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The effect of the content of the knowledge on adherence to medication in hypertensive patients [Anatol J Cardiol]
Anatol J Cardiol. 2009; 9(3): 183-188

The effect of the content of the knowledge on adherence to medication in hypertensive patients

Hayrettin Karaeren1, Mehmet Yokuşoğlu1, Şenay Uzun2, Oben Baysan3, Cem Köz3, Belgüzar Kara2, Ata Kırılmaz4, İlkin Naharcı5, Murat Pınar5, Mehmet Birhan Yılmaz6, Mehmet Uzun3
1Department of Cardiology Gülhane Military Medical School, Ankara, Turkey
2School of Nursing Gülhane Military Medical Academy, Ankara
3Department of Cardiology, Faculty of Medicine, Gülhane Medical Academy, Ankara, Turkey
4Department of Cardiology, Haydarpaşa Training Hospital, Gülhane Military Medical Academy, İstanbul
5Department of Internal Medicine, Medical School Gülhane Military Medical Academy, Ankara
6Cumhuriyet Üniversitesi Tıp Fakültesi, Kardiyoloji Anabilim Dalı, Sivas

Objective: It was suggested that knowledge might influence the adherence to treatment in hypertension. Accordingly, in this study, we investigated the effects of content of knowledge on medication adherence and knowledge-based predictors of adherence to treatment in hypertensive patients Methods: This cross-sectional study included 227 hypertensive patients (70% female; mean age: 57±12 years), who were followed by cardiology and internal medicine clinics. The patients were asked to fulfill a questionnaire including 40 items. Besides the demographic and disease-related questions, the patients were also asked (1) the name of the drug, (2) the duration of the drug use; (3) the reason of using the drug; (4) the cause of hypertension; (5) the target level of hypertension; (6) the result of hypertension; (7) the side effects of antihypertensive medicines. Statistical analyses were performed using Chi-square, Fischer exact, Mann Whitney U tests and logistic regression analysis. Results: It was found that 163 (72%) were adherent and 64 (28%) were nonadherent to the treatment. Angiotensin-II receptor antagonist use (OR= 4.405; 95%CI: 1.561-12.365, p=0.022) and hypertension duration ≥5 years (OR= 0.446; 95%CI: 0.246-0.811, p=0.006) was found to be independently related to adherence. Among the knowledge-based variables, knowing the duration of use of the medicine (OR= 6.822; 95% CI: 1.478-31.241, p=0.075), the reason of use of medicine (OR= 2.828; 95% CI: 1.445-5.543, p=0.018), the cause of the hypertension (OR= 3.447; 95% CI: 1.889-6.290, p=0.037) and the target level of blood pressure (OR= 12.859; 95% CI: 5.045-32.640, p<0.001) significantly increased the adherence rates. On the other hand, knowing the name of the medicine (p=0.112) or the results of hypertension (p=0.719) had no effect on adherence, while knowing the side effects of the medicine (OR= 0.607; 95% CI: 0.340-1.084, p=0.005) had negative effect. The total number of correct answers was also higher in patients with adherence to treatment (p=0.002). Conclusion: Patient knowledge about hypertension and medications is associated with higher adherence rates. However, it should be taken into consideration that the possible effects of knowledge may differ according to its content.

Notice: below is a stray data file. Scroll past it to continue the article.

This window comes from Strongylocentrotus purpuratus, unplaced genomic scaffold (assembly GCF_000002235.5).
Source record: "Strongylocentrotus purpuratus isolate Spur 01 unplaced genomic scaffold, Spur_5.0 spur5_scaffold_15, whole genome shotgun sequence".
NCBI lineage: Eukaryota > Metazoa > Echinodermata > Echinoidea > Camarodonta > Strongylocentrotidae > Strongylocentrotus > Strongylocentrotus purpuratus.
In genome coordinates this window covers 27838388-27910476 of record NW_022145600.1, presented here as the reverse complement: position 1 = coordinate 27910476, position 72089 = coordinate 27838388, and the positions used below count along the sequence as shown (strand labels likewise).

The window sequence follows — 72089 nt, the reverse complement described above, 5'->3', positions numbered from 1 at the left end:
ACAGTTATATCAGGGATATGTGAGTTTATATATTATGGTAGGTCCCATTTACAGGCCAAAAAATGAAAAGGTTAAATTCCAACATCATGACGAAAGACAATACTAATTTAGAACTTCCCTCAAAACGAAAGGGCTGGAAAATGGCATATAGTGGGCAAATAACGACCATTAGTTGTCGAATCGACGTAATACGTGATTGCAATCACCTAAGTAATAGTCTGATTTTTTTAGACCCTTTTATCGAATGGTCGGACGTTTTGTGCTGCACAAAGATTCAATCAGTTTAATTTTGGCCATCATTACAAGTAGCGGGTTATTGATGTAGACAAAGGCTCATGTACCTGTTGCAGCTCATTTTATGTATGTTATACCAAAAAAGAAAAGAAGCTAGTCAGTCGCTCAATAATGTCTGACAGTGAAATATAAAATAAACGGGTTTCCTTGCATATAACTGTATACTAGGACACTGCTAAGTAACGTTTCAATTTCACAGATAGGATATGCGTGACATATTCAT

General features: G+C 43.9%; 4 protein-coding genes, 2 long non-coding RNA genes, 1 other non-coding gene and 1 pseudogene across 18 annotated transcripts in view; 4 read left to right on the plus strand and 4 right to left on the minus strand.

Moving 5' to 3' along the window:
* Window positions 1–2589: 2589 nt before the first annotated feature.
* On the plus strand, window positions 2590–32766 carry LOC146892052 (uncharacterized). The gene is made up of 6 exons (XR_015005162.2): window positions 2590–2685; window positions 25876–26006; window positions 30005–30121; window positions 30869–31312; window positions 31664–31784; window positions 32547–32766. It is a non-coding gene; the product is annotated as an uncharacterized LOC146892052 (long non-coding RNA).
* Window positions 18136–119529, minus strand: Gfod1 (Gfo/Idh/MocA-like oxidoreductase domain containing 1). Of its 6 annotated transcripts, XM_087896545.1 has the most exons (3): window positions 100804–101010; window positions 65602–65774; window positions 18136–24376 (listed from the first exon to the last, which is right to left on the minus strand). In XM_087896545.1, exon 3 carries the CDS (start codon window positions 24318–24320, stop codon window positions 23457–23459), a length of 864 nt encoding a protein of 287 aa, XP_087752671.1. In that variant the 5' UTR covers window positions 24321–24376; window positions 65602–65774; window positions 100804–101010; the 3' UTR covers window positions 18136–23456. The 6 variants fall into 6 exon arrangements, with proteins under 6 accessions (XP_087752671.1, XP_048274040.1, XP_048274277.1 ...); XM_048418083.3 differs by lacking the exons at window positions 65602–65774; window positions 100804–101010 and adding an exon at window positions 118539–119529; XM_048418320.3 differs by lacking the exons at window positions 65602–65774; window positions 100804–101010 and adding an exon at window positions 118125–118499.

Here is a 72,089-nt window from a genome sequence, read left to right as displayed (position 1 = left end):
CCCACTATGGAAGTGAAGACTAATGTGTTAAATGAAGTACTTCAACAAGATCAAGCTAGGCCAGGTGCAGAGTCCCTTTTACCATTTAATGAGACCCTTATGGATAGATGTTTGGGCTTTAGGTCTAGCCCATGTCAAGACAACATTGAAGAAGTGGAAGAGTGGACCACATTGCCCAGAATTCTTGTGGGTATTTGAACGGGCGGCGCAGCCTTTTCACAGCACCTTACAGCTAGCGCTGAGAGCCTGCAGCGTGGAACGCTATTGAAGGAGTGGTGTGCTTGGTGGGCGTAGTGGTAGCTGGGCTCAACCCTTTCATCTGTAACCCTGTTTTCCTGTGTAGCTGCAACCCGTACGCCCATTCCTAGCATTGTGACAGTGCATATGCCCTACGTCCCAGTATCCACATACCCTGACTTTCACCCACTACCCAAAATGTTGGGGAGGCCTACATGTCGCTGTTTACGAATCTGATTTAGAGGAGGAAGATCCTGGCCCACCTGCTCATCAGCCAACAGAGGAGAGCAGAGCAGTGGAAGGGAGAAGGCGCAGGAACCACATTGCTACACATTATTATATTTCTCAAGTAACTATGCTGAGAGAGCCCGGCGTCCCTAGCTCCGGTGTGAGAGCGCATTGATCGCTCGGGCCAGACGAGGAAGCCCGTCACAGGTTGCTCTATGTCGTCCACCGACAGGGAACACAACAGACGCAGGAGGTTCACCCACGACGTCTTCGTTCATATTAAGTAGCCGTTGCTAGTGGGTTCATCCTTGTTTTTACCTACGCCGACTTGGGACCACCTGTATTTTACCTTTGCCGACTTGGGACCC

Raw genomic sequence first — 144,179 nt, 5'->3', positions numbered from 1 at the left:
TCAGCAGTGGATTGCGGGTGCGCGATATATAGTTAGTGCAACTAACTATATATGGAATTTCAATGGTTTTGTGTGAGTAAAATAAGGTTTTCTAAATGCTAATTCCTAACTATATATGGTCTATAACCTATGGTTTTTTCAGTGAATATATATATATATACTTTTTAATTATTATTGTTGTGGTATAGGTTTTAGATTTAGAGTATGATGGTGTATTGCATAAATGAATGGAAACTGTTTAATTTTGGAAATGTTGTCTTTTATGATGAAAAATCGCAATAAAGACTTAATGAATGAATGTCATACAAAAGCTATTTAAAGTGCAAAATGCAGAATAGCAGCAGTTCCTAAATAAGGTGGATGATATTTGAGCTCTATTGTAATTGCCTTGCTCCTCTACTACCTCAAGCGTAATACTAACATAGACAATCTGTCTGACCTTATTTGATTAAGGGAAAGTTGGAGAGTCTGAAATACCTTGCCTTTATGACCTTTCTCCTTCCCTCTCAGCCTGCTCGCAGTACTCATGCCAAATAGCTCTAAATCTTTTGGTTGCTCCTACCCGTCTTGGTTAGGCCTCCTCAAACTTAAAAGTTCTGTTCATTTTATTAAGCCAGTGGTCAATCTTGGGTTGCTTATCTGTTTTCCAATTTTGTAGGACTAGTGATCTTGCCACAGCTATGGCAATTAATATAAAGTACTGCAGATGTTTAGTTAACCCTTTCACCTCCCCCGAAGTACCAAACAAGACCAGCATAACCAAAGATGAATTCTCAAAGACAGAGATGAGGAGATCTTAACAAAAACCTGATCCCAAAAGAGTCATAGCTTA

Keywords: Knowledge, adherence, medication, hypertension, logistic regression analysis


Hayrettin Karaeren, Mehmet Yokuşoğlu, Şenay Uzun, Oben Baysan, Cem Köz, Belgüzar Kara, Ata Kırılmaz, İlkin Naharcı, Murat Pınar, Mehmet Birhan Yılmaz, Mehmet Uzun. The effect of the content of the knowledge on adherence to medication in hypertensive patients. Anatol J Cardiol. 2009; 9(3): 183-188


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